Q: My husband and I are from two different countries and for many years we lived as expatriates in developing countries. We have two sons. After many adulteries, increasingly flagrant, he left me when I was recovering from brain surgery to live with a young, uneducated local girl. This girl is with him for a meal ticket (I have considerable proof); however, he doesn’t want to see or understand. We separated and I returned home with our two sons, not because I wanted to take them from their father but because I now need to prioritise my own career, and in order to give them roots and a good education. They are in their early teens. They have never met their father’s girlfriend, because I refused to permit it. I should really call her his ‘wife’, because they have married in accordance with a traditional ceremony, and although he is not divorced from me, the country where he lives is polygamous. I suppose he is a bit of a Gauguin type! He is now the support for her numerous and impoverished extended family. He has always been scrupulous about paying the boys’ maintenance, and keeps in touch with weekly phone calls.
In addition to ‘marrying’ this young girl, he has continued to have affairs with other local women, and also pursues young women over the Internet. The reason I write is because his new ‘wife’ is expecting a baby in a month’s time, and he has not yet told our sons. When he telephones or skypes he never refers to his ‘wife’ and allows the boys to get the impression that he is living alone and just stays in that country for his work. I have said nothing, partly because I don’t want to influence them against him, and partly because I promised him that I would let him tell them in his own time, in his own way. He is seeing them in the summer and he might tell them then; I don’t know.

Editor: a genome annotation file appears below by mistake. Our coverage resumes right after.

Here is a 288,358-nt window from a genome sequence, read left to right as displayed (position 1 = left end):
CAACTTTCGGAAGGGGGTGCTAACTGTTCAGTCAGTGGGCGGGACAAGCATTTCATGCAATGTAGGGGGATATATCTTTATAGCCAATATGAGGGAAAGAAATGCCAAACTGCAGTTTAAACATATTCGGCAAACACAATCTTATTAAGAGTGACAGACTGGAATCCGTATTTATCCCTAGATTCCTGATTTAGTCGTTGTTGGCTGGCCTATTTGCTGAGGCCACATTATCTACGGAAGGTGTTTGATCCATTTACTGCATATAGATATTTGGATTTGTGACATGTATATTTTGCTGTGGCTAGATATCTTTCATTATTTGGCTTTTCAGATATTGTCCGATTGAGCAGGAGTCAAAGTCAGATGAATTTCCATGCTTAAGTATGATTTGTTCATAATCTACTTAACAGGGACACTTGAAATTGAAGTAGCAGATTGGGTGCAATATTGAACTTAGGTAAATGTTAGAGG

It is difficult to have any kind of constructive dialogue with him because he is a habitual and compulsive liar and cheater, who will always say either what he thinks you want to hear or what will get him what he wants. He is quite good as a ‘good time Dad’ but I have always been the one to provide the discipline, support, and stability. While I am now indifferent to my husband for my own sake, I am still shaken with waves of rage when I think of what he has done to our kids.
What should I tell my sons, if anything? Or should I wait for the summer and see if he tells them? Thank you very much for your help.
A: What a complicated and difficult situation! And what a complicated and difficult man you once loved and married. On the one hand, he is a “compulsive liar and cheater” who has hurt you and left his sons without an involved father. On the other hand, he is scrupulous about paying his child support, he supports his young “wife” and her extended family, and he left you with two wonderful sons. No wonder it’s confusing to figure out what to do.
I think you’ve been extraordinarily wise to refrain from telling your sons all about their dad’s failings. I encourage you to continue as you’ve done. Let the boys come to their own conclusions. As adolescents, they may think their dad is the fun parent. But as they grow older and mature, they will come to understand that you took the “high road” and let them have their positive view of their father while they were growing up, even though he hurt you deeply. They know that you love them and have never left them. They will eventually appreciate the discipline and the support you have given them. I think you can trust the good values you have given your boys. You don’t need to say a thing about their dad. As they learn more, his behavior will speak for itself.
I wish you well.
Last reviewed: By John M. Grohol, Psy.D. on 12 May 2008
Hartwell-Walker, D. (2008). What do I tell the boys about their philandering father?. Psych Central. Retrieved on January 31, 2015, from http://psychcentral.com/ask-the-therapist/2008/05/12/what-do-i-tell-the-boys-about-their-philandering-father/